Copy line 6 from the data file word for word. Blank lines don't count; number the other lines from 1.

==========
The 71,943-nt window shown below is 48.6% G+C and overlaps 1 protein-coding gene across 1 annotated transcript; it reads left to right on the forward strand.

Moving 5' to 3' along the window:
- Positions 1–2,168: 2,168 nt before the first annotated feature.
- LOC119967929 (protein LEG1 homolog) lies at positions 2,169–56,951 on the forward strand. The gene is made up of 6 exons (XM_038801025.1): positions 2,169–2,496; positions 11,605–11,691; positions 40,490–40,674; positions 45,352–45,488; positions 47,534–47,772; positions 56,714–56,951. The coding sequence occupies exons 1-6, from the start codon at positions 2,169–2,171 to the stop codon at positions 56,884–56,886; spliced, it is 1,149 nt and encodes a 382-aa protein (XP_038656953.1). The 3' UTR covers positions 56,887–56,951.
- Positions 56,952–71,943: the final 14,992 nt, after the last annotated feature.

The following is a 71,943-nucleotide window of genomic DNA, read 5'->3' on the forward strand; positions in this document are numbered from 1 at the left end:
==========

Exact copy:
The following is a 71,943-nucleotide window of genomic DNA, read 5'->3' on the forward strand; positions in this document are numbered from 1 at the left end: